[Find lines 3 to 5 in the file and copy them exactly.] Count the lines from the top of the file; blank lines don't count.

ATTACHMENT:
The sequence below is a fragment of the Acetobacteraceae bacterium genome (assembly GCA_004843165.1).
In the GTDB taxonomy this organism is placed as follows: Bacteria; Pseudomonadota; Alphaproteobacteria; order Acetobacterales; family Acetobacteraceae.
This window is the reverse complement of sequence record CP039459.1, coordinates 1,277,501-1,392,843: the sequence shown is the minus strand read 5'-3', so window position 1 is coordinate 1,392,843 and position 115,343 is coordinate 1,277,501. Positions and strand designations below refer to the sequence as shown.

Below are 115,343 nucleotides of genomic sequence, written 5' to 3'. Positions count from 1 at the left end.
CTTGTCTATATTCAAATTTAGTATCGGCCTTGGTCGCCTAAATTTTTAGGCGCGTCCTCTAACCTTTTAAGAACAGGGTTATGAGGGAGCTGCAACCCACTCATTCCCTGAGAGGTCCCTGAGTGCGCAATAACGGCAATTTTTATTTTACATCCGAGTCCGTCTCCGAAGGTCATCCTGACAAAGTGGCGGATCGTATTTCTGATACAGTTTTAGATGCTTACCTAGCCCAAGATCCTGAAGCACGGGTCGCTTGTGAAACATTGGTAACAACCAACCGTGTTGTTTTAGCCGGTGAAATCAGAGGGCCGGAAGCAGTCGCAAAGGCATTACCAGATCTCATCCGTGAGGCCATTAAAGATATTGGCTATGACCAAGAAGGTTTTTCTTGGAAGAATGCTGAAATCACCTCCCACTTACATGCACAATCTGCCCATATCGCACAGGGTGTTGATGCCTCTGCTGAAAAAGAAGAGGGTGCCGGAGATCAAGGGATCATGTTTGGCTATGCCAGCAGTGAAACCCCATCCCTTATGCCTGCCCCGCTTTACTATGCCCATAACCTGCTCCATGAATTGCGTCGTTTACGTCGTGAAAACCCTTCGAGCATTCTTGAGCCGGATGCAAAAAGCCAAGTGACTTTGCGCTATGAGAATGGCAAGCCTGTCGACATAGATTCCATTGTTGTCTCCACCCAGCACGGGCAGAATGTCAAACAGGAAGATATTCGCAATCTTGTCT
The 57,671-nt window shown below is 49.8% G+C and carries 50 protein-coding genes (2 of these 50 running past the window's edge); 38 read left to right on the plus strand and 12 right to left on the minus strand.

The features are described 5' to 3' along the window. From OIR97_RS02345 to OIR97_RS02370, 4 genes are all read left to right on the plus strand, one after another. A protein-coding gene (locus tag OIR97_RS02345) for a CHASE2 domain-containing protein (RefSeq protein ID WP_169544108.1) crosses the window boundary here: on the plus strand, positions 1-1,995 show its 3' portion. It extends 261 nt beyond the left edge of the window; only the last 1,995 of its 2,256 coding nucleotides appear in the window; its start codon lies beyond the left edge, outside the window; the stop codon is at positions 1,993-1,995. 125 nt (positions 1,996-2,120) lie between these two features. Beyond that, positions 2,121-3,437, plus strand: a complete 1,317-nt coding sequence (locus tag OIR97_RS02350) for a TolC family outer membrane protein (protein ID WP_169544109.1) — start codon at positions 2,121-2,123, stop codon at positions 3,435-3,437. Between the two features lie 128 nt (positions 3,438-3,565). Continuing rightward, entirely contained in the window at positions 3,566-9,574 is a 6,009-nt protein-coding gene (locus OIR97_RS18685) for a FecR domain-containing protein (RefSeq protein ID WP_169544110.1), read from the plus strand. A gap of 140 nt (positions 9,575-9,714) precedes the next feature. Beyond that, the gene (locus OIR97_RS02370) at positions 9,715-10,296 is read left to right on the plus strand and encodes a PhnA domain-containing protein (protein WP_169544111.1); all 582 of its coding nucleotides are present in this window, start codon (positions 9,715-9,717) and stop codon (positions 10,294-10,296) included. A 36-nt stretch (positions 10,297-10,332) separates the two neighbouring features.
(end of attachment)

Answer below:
This window is the reverse complement of sequence record CP039459.1, coordinates 1,277,501-1,392,843: the sequence shown is the minus strand read 5'-3', so window position 1 is coordinate 1,392,843 and position 115,343 is coordinate 1,277,501. Positions and strand designations below refer to the sequence as shown.

Below are 115,343 nucleotides of genomic sequence, written 5' to 3'. Positions count from 1 at the left end.
CTTGTCTATATTCAAATTTAGTATCGGCCTTGGTCGCCTAAATTTTTAGGCGCGTCCTCTAACCTTTTAAGAACAGGGTTATGAGGGAGCTGCAACCCACTCATTCCCTGAGAGGTCCCTGAGTGCGCAATAACGGCAATTTTTATTTTACATCCGAGTCCGTCTCCGAAGGTCATCCTGACAAAGTGGCGGATCGTATTTCTGATACAGTTTTAGATGCTTACCTAGCCCAAGATCCTGAAGCACGGGTCGCTTGTGAAACATTGGTAACAACCAACCGTGTTGTTTTAGCCGGTGAAATCAGAGGGCCGGAAGCAGTCGCAAAGGCATTACCAGATCTCATCCGTGAGGCCATTAAAGATATTGGCTATGACCAAGAAGGTTTTTCTTGGAAGAATGCTGAAATCACCTCCCACTTACATGCACAATCTGCCCATATCGCACAGGGTGTTGATGCCTCTGCTGAAAAAGAAGAGGGTGCCGGAGATCAAGGGATCATGTTTGGCTATGCCAGCAGTGAAACCCCATCCCTTATGCCTGCCCCGCTTTACTATGCCCATAACCTGCTCCATGAATTGCGTCGTTTACGTCGTGAAAACCCTTCGAGCATTCTTGAGCCGGATGCAAAAAGCCAAGTGACTTTGCGCTATGAGAATGGCAAGCCTGTCGACATAGATTCCATTGTTGTCTCCACCCAGCACGGGCAGAATGTCAAACAGGAAGATATTCGCAATCTTGTCT